An interesting aspect observed by ThousandEyes was the use of a different host and different traffic pathways in the initial stages of recovery. Dish appears to have reverted to its usual primary providers once recovery progressed and (most likely) when it was determined that the attackers’ access paths had been blocked.
This kind of minimalism is understandable, even logical. Dish’s engineers needed time to test their connectivity and routing to understand the extent of the infection, to clean any hardware, and to recover their systems. The easiest way to do that was to temporarily become an island and then slowly reconnect to the internet when appropriate. Full recovery after a ransomware attack is a lengthy process, typically measured in weeks. According to a company statement, Dish was still re-establishing some functionality, such as online payments, at the time this blog was written.
Akamai reported “Edge Delivery DNS resolution errors” on February 27, starting at 19:00 UTC, with a total duration of approximately 20 minutes. The official explanation will be familiar to regular readers of this blog, as a typical root cause identified by many a software engineering or deployment team: “A recent software release [that] was identified by our monitoring and alerting systems, at which point the software release was rolled back.”
ThousandEyes observed intermittent packet loss and timeout conditions that may have prevented some users from accessing or interacting with applications leveraging Akamai’s CDN service. Applications impacted include Salesforce, Azure console, SAP Concur, LastPass, and others. The incident appeared to have mostly recovered by around 21:55 UTC, but intermittent issues continued for some applications and users.
Akamai has had DNS problems before, and I’ve previously outlined the case for and against having CDN redundancy to guard against potential DNS issues. Without re-prosecuting that case, this level of redundancy would not be practical for everyone, particularly because of the expense of having an alternative CDN handy just in case it’s ever needed.
A more practical alternative could be having the ability to re-advertise your online services through a different network, allowing valid traffic paths to your services to be established. This would require having a good understanding of how all your systems, subpages, services, and sites are served.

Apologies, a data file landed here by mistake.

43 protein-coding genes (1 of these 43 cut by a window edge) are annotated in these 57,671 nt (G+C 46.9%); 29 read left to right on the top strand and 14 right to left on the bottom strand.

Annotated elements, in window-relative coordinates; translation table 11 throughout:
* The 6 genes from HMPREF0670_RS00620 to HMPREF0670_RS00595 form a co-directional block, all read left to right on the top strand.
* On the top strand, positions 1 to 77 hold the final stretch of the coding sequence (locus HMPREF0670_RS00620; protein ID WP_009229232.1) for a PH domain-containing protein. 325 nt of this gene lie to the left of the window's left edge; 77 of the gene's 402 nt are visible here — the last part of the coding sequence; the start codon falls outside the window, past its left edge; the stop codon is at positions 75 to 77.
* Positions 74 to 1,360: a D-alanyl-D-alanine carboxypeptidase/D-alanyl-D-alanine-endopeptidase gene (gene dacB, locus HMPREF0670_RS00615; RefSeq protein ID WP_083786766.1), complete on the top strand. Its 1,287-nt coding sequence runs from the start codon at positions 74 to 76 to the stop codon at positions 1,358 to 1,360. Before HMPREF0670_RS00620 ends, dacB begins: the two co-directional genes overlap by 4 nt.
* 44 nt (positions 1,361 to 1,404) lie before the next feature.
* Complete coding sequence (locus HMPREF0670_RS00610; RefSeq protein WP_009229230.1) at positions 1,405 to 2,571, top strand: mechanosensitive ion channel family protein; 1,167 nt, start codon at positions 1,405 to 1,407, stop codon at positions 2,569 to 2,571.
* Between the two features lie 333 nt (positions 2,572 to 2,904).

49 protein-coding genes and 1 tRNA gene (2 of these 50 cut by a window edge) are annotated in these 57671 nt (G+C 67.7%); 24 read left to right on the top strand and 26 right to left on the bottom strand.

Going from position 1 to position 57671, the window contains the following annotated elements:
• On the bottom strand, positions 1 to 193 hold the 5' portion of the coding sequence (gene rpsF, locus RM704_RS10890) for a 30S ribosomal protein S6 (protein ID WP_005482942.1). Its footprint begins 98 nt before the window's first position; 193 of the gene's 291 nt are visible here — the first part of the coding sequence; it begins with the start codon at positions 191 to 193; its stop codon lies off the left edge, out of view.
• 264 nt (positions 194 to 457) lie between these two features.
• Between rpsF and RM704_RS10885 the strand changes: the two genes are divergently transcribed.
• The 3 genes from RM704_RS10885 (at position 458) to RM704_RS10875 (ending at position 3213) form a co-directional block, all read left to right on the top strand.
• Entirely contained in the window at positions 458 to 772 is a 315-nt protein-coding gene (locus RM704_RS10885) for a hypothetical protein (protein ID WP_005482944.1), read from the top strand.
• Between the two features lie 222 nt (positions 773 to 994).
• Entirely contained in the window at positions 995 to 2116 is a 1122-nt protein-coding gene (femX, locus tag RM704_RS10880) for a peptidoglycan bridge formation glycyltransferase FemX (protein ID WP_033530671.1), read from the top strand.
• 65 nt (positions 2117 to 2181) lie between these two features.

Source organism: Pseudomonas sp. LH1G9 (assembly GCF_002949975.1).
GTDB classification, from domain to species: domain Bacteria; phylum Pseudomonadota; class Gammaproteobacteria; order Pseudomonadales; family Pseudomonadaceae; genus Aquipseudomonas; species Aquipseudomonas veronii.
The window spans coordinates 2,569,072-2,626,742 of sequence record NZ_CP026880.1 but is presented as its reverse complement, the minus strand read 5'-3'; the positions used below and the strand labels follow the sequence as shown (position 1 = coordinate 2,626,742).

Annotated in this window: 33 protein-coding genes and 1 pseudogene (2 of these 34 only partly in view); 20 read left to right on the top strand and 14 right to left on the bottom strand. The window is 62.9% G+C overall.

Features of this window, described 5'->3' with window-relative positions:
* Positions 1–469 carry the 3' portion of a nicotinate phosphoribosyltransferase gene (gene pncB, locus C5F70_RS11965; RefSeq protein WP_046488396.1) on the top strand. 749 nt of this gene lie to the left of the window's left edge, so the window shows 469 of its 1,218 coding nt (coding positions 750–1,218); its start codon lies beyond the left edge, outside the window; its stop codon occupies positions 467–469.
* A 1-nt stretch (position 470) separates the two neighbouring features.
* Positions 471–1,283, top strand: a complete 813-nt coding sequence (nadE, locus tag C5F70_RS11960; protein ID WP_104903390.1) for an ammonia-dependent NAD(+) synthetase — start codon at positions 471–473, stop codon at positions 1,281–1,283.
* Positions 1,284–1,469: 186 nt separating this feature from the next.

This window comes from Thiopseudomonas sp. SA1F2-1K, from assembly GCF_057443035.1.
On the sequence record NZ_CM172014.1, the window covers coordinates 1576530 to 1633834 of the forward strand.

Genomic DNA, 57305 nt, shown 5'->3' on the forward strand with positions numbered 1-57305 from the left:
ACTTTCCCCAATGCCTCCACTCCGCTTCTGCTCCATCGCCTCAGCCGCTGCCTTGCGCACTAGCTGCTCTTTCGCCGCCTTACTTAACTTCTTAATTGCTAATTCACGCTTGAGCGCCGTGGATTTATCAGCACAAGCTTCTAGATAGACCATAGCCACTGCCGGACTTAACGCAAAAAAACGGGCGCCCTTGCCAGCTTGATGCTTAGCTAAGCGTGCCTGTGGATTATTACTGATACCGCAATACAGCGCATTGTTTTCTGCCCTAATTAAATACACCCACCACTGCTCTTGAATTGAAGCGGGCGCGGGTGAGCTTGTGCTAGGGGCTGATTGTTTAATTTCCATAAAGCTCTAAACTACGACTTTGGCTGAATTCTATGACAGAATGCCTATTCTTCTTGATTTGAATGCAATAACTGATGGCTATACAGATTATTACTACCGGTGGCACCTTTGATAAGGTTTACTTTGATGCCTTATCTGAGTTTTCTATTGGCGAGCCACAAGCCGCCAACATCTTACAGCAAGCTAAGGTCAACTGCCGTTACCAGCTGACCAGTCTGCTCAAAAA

Ticketek in Australia, an event ticket retailer, also experienced an outage in March. Here, the company’s app reportedly failed to display the necessary ticket barcode to scan for entry into an entertainment venue, so tickets could not be validated. The nature of the issues suggested a backend problem, potentially connectivity-related, as even e-tickets that had been previously downloaded displayed on users’ devices as void or as being for an expired event.
In this circumstance, it was Ticketek that quickly went into impact mitigation mode, enacting a contingency plan to get tickets manually printed at the venue and into the hands of concert-goers. The incident highlights the challenge of uptime and maintaining access to digital credentials and other goods stored in digital wallets as their use is already ubiquitous and will likely only become more prevalent.
In addition to the outages highlighted above, let’s close by taking a look at some of the global trends we observed across ISPs, cloud service provider networks, collaboration app networks, and edge networks over the past two weeks (February 27– March 12):
- Global outages initially reversed the downward trend seen over the previous two weeks, rising initially from 316 to 337, a 7% increase when compared to February 20–26. However, the downward trend returned the next week with global outages dropping from 337 to 271, a 20% decrease compared to the previous week (see the graph below).
- This pattern was not reflected domestically, with an upward trend observed over the two-week period. Initially, outages increased from 62 to 95, a 53% increase when compared to February 20–26. This was followed by another rise from 95 to 105, an 11% increase compared to the previous week.
- U.S.-centric outages accounted for 33% of all observed outages, which is larger than the percentage observed on February 13-19 and February 20–26, where they accounted for 21% of observed outages.